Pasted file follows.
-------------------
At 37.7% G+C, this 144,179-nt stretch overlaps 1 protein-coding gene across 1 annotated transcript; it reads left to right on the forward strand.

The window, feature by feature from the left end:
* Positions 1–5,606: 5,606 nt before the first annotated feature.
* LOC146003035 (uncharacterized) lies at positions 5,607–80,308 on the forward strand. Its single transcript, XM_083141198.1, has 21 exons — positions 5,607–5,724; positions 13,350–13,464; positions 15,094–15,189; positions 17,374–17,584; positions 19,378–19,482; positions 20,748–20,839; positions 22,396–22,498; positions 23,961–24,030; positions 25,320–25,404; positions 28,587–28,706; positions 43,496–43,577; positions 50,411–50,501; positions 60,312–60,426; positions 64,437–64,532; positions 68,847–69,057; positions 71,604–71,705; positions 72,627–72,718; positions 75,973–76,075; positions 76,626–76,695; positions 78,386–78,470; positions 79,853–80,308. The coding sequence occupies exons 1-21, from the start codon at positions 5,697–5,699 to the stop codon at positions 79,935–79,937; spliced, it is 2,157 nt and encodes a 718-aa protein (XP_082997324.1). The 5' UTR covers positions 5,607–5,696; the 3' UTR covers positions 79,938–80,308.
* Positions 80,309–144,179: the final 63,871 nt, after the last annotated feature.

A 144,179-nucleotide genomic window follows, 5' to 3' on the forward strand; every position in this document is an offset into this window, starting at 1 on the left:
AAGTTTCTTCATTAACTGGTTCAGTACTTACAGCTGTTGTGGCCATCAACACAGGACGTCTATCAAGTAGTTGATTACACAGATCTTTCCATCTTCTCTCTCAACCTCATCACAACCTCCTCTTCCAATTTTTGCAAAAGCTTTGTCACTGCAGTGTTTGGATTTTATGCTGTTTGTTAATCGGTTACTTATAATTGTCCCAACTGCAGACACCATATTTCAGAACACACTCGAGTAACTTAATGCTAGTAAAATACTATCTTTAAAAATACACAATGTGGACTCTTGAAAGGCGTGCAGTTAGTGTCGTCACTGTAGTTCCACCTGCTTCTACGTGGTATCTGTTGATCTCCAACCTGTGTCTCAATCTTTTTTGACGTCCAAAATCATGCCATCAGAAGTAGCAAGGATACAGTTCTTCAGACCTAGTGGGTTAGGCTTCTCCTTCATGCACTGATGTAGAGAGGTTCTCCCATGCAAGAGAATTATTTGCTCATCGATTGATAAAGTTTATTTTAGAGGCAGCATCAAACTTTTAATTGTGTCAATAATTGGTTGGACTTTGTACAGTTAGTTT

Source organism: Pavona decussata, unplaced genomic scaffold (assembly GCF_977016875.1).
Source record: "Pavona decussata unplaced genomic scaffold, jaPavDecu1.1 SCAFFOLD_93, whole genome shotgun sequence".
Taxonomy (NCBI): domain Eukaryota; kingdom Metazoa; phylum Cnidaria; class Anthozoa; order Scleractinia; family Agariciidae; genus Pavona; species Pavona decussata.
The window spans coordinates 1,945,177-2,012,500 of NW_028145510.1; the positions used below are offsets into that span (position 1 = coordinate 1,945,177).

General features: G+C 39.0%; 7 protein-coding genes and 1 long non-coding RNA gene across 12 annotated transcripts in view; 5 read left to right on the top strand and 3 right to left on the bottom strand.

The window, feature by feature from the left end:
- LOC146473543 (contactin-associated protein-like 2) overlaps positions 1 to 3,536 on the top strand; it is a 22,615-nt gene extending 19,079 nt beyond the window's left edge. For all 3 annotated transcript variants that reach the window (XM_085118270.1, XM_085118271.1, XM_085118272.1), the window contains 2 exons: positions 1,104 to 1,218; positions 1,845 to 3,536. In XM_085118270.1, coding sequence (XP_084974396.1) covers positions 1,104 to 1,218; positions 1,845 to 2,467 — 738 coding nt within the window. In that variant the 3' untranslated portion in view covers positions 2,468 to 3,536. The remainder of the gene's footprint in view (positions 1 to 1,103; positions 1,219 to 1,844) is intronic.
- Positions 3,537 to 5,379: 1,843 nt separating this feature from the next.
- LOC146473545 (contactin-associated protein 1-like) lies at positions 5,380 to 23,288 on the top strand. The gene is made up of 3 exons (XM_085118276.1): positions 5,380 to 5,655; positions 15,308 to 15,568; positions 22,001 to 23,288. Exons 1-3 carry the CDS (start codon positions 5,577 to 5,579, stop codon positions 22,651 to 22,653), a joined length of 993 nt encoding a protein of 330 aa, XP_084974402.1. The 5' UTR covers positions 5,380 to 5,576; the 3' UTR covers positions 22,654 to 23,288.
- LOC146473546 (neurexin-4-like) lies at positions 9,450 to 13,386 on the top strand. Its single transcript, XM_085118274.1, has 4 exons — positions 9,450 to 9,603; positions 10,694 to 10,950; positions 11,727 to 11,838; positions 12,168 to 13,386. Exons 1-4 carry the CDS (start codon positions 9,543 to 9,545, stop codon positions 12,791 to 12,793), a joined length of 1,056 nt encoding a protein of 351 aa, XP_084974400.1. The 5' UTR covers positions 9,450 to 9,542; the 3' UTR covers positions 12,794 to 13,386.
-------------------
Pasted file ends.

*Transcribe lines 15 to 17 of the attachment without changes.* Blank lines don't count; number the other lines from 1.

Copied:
- Positions 3,537 to 5,379: 1,843 nt separating this feature from the next.
- LOC146473545 (contactin-associated protein 1-like) lies at positions 5,380 to 23,288 on the top strand. The gene is made up of 3 exons (XM_085118276.1): positions 5,380 to 5,655; positions 15,308 to 15,568; positions 22,001 to 23,288. Exons 1-3 carry the CDS (start codon positions 5,577 to 5,579, stop codon positions 22,651 to 22,653), a joined length of 993 nt encoding a protein of 330 aa, XP_084974402.1. The 5' UTR covers positions 5,380 to 5,576; the 3' UTR covers positions 22,654 to 23,288.
- LOC146473546 (neurexin-4-like) lies at positions 9,450 to 13,386 on the top strand. Its single transcript, XM_085118274.1, has 4 exons — positions 9,450 to 9,603; positions 10,694 to 10,950; positions 11,727 to 11,838; positions 12,168 to 13,386. Exons 1-4 carry the CDS (start codon positions 9,543 to 9,545, stop codon positions 12,791 to 12,793), a joined length of 1,056 nt encoding a protein of 351 aa, XP_084974400.1. The 5' UTR covers positions 9,450 to 9,542; the 3' UTR covers positions 12,794 to 13,386.